If you're missing the taste of ripe tomatoes during cold winter months, and find the thought of a mealy, out-of-season tomato totally unappealing, I've got the trick for you.
Tomatoes freeze and keep remarkably well, like most things. And for those of us for whom canning seems both infinitely mysterious and akin to figuring out nuclear fusion, freezing is so much, well, easier. The trick is to pop them in the freezer at the peak of their ripeness.
For those of us on the East Coast U.S., this is typically August, and though it's too late to freeze last season's heirlooms, it's never too early to start thinking about the next crop! For those who are lucky enough to be in warmer climates, you can probably do this now or whenever your tomatoes are at their best.
No, you'll not pull tomatoes out of the freezer and cut them up for your salad, but they will add much needed taste value to sauces, soups, dips and any other favorite recipe that can accommodate an out-of-season tomato.
How To Use Frozen Tomatoes
1. Take them out of the freezer a few hours ahead of time, or put them in a bowl in the refrigerator overnight. They will soon soften and collapse, and become the perfect addition to your winter soups or sauces.
2. If you're a cook that dislikes tomato skins in your finished product you'll be happy as you see the skin pucker. It's easy to peel off as thawing begins. My friends in the know, however, say there are good vitamins just under the skin so I suggest you leave the skins on and add the whole thawing mass to your pot. A blender can solve the tomato skin problem a little later in the process.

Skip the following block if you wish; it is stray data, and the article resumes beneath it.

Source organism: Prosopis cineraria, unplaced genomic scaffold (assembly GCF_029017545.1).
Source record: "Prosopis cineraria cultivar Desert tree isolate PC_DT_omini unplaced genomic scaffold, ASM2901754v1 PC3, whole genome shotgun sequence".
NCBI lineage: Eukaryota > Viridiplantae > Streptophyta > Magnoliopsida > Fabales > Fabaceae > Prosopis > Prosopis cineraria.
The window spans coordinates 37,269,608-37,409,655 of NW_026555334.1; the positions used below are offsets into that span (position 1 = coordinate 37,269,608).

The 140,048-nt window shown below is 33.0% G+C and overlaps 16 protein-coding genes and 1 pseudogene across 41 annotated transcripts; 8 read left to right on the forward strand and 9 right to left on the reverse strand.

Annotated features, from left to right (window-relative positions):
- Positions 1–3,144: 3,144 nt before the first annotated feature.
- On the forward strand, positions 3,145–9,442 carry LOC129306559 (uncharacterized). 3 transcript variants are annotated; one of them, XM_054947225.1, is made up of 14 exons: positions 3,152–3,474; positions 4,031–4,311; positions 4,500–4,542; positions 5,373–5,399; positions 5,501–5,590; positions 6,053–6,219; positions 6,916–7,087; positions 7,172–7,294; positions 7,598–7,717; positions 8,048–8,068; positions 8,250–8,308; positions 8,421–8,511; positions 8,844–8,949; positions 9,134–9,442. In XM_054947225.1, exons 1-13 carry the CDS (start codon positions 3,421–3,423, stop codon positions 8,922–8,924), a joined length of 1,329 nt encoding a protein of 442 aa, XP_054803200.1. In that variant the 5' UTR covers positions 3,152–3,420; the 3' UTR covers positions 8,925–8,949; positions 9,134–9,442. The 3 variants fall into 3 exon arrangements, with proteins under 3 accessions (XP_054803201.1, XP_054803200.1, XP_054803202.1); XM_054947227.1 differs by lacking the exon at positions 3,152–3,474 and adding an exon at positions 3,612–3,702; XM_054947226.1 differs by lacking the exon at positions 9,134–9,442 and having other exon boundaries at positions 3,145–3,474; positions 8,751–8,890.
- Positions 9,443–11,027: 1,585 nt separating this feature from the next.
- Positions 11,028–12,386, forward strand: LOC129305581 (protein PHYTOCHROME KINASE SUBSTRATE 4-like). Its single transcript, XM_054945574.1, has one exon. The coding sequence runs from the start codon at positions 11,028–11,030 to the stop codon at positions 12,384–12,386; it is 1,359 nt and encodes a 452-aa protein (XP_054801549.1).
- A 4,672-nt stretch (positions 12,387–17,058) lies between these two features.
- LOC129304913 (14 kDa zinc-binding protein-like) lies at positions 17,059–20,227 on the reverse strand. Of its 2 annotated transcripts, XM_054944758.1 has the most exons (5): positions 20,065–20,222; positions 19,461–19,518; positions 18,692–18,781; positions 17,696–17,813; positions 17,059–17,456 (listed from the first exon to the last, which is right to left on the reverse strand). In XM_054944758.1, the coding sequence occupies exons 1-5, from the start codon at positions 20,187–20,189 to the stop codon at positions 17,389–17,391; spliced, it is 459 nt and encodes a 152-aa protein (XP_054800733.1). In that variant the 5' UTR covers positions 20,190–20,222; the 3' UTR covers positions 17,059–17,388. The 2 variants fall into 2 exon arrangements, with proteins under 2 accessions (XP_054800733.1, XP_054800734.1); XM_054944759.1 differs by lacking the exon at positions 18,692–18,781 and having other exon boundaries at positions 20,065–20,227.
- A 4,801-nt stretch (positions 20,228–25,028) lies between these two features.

3. You can make a killer salsa or gazpacho like this as well. Blend as above, add onion, cucumber, peppers and salt/pepper to taste. Chill for just a bit.
4. To collect beautiful clear tomato water, make a few small punctures around the base of a couple large fruits and place them on a deep saucer or in a small bowl. As the tomato thaws the water will seep out into the bowl or saucer. The flesh of the tomato will collapse as a result. Remove it for use as described above. Tomato water is often used for cocktails or added to stocks and such for a subtle tomato flavor.
How To Freeze Tomatoes
The freezing process is amazingly simple:
1. Cut your tomatoes into small pieces and use a plastic freezer bag, paper carton or recycled plastic container to corral your harvest.
2. With cherry tomatoes and any smaller variety you don't even need to cut them but it does save space in your freezer since you can get more pieces than whole fruits in a small container. I have a chef friend who freezes whole Juliet tomatoes every year because he likes the way it looks in the freezer!
3. Now, for the really truly amazingly simple version: stack the tomatoes in the freezer. Isn't that a beefsteak of an idea? Really, just stack them. Or pile them in a wire drawer of your freezer. Larger tomatoes will hold up just fine like that. Plus they look really cool.
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